2. Muench MV, Baschat AA, Reddy UM, Mighty HE, Weiner CP, Scalea TM, et al. Kleinhauer-betke testing is important in all cases of maternal trauma. J Trauma 2004;57(5):1094-8.
  3. Michael V. Muench, Joseph C. Canterino, Trauma in Pregnancy, Obstetrics and Gynecology Clinics of North America, Volume 34, Issue 3, 2007, Pages 555-583.
  4. Matthew S. Karafin, Chad Glisch, et al, for the College of American Pathologists, Transfusion, Apheresis, and Cellular Therapy Committee; Use of Fetal Hemoglobin Quantitation for Rh-Positive Pregnant Females: A National Survey and Review of the Literature. Arch Pathol Lab Med 1 December 2019; 143 (12): 1539–1544.
  5. Krywko DM, Yarrarapu SNS, Shunkwiler SM. Kleihauer Betke Test. [Updated 2020 Sep 11]. In: StatPearls [Internet]. Treasure Island (FL): StatPearls Publishing; 2020 Jan.

-Becky Socha, MS, MLS(ASCP)CM BB CM graduated from Merrimack College in N. Andover, Massachusetts with a BS in Medical Technology and completed her MS in Clinical Laboratory Sciences at the University of Massachusetts, Lowell. She has worked as a Medical Technologist for over 30 years. She’s worked in all areas of the clinical laboratory, but has a special interest in Hematology and Blood Banking. When she’s not busy being a mad scientist, she can be found outside riding her bicycle.

Microbiology Case Study: Interesting Case of a Cavitary Lung Mass

Case History

A 50 year old male with a significant past medical history of poorly controlled type 2 diabetes mellitus, hypertension, hyperlipidemia, smoking tobacco abuse and obstructive sleep apnea was referred to our institution’s pulmonology clinic for cavitary lung mass. The lung mass was incidentally discovered on chest x-ray and has been clinically stable on serial imaging for over two years; however, a previous extensive laboratory workup including computed tomography (CT) guided biopsy was unrevealing to its etiology. The patient was noted to be largely asymptomatic at his initial office visit; repeat diagnostic workup was ordered. CT chest imaging revealed a 2.8 x 1.9 x 2.0 cm cavitary lung mass in the posterior left lower lobe that was unchanged compared to outside CT imaging from approximately 4 months prior.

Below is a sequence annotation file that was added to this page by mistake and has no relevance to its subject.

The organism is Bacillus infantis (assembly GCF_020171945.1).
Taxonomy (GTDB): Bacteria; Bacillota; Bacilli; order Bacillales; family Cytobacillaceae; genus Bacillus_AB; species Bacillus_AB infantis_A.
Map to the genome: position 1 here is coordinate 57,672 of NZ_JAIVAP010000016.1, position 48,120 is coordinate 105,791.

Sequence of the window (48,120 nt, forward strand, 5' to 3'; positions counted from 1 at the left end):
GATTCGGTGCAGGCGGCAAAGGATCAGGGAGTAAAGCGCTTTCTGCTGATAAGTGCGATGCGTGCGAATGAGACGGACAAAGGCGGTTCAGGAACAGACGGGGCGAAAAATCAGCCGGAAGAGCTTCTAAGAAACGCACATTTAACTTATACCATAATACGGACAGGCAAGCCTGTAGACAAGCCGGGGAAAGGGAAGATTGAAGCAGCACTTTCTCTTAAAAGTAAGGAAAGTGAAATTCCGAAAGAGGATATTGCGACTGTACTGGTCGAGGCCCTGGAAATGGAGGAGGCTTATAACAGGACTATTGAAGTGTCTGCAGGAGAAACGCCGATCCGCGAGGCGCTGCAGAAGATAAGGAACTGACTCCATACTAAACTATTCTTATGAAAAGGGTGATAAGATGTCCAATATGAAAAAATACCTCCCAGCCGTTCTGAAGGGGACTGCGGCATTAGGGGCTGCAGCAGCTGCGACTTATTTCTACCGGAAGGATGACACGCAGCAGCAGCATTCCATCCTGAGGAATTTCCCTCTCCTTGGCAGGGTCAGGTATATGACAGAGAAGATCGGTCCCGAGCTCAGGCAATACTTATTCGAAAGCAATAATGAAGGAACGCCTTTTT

Image 1. Cross section (left) and Sagittal (right) views from CT chest without contrast revealed a 2.8 cm transverse by 1.9 cm anteroposterior by 2.0 cm craniocaudal stable mass-like opacity in the left lower lobe superior segment broadly abutting the posterior pleura with a tiny internal focus of cavitation.

Given the chronicity of the lung mass, atypical infection (Nocardia, endemic fungi, mycobacterium) and primary pulmonary cancer were highest on the differential diagnosis. Blood tests including endemic fungal serologies, QuantiFERON-TB Gold, cryptococcal antigen, galactomannan and Fungitell (1-3)-B-d glucan assay were negative. Given the unrevealing non-invasive workup, a repeat CT guided biopsy was performed and core biopsy samples were sent for AFB, fungal and Nocardia cultures as well as for histopathological examination.